Editor’s Note: Law Week Colorado edits court opinion summaries for style and, when necessary, length.
The Colorado Supreme Court en banc unanimously affirmed a judgment concerning jurisdiction in a child custody case.
In September 2018, nine-month-old E.W. was living with her parents in Colorado where she had been since birth. Police responded to an alleged domestic violence incident at the family home. On a follow-up visit, a caseworker observed the parents appeared to be under the influence of drugs or alcohol and E.W. appeared to be malnourished. E.W. was taken to a hospital where she tested positive for methamphetamine and showed other signs of neglect.
The El Paso Department of Human Services filed a petition of dependency and neglect. E.W. was adjudicated dependent and neglected and was placed in a foster home in Colorado. The parents were referred to substance abuse treatment and were also put on a family services plan. Court records indicate both struggled to engage in their treatment plans.
The father requested EPDHS explore a kin-like placement in Montana, where he’s from, and had friends and family who could possibly care for E.W. After an investigation under the Interstate Compact on the Placement of Children, EPDHS found a kin-like placement in Montana. The court approved the ICPC placement and ordered EPDHS to retain custody of E.W., noting it retained jurisdiction over the case.
In September 2019, EPDHS notified the court the father and mother moved to Montana. The court took notice of the move, explaining that it continued to have jurisdiction over the subject matter and parties as well as jurisdiction over the case and its prior orders remain in effect. Due to those orders, EPDHS continued its efforts to help both parents in their treatment plans, which included flying a caseworker to Montana to meet with them and obtaining releases to speak with treatment providers in Montana. The parents continued to struggle with their treatment plans, according to court records.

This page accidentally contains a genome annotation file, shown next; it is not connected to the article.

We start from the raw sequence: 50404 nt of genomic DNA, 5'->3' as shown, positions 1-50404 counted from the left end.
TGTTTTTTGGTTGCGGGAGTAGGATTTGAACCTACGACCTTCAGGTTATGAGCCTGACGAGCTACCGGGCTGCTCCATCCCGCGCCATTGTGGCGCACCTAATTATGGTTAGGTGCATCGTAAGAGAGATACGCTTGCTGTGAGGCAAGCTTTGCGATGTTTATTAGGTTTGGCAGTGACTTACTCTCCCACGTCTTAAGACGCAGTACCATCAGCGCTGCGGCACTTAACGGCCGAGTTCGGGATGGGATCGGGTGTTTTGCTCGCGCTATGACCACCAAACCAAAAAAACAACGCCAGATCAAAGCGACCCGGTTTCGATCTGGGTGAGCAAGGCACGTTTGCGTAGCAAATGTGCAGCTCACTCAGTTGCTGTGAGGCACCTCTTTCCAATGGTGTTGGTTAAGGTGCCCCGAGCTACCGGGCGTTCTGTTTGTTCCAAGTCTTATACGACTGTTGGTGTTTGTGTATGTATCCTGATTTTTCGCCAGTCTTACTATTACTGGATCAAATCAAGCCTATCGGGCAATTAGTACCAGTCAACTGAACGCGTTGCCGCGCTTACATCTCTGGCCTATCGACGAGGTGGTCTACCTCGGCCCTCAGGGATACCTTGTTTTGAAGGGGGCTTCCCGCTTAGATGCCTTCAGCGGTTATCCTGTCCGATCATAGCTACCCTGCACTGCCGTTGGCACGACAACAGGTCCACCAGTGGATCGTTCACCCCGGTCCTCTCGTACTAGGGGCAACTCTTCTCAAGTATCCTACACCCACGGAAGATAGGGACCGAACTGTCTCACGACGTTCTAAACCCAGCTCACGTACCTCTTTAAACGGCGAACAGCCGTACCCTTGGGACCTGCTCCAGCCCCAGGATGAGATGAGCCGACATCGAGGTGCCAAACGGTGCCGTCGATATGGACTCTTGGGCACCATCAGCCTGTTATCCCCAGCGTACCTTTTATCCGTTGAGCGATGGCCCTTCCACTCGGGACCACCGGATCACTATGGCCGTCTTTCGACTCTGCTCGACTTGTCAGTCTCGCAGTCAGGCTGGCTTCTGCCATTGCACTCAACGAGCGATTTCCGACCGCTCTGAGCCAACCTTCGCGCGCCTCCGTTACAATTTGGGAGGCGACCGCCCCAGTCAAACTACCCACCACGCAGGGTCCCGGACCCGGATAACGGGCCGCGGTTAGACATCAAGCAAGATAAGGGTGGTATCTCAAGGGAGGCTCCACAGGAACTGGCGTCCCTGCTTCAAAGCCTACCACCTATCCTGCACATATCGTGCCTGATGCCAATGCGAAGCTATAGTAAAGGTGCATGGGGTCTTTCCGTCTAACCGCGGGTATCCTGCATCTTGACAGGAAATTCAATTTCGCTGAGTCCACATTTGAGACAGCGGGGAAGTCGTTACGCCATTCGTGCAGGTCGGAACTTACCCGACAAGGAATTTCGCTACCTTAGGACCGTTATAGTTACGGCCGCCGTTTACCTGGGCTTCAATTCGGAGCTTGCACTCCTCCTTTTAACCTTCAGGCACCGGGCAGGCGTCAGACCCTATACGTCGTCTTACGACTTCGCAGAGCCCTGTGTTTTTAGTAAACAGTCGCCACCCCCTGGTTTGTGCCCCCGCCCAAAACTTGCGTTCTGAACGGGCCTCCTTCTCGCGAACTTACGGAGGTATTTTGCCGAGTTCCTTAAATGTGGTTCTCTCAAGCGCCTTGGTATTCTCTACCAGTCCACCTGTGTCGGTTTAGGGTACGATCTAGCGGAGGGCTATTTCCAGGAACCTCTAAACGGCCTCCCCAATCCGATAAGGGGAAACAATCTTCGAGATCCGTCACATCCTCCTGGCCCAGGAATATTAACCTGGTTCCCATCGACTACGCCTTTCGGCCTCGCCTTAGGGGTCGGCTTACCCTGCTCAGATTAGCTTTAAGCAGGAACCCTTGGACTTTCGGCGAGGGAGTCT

In July 2020, the court held a hearing and terminated the parent-child legal relationship with both parents. In the order, the court stated it had jurisdiction over the subject matter and parties, it retained jurisdiction over the case and its prior orders remained in effect pending potential appeals.
The mother and father appealed, arguing the Colorado court lost exclusive and continuing jurisdiction over the matter, citing Colorado Revised Statute 14-13-202(1)(b), because E.W. and the parents left Colorado. They also argued the proceeding to terminate the parental rights was a new child custody proceeding and a modification of child-custody determination under the Uniform Child Custody Jurisdiction and Enforcement Act required the court to reestablish jurisdiction. Finally they argued at the time of the termination proceeding, Montana, not Colorado, was E.W.’s home state under UCCJEA.
The appeals court rejected those arguments and concluded Colorado could have only lost continuing jurisdiction under UCCJEA if another state attempted to get jurisdiction over E.W. Since Montana never sought jurisdiction, the Colorado court never lost jurisdiction under UCCJEA. The appeals court also found the termination proceeding wasn’t a new child-custody proceeding, so the juvenile court wasn’t required to reestablish jurisdiction. The appeals court affirmed.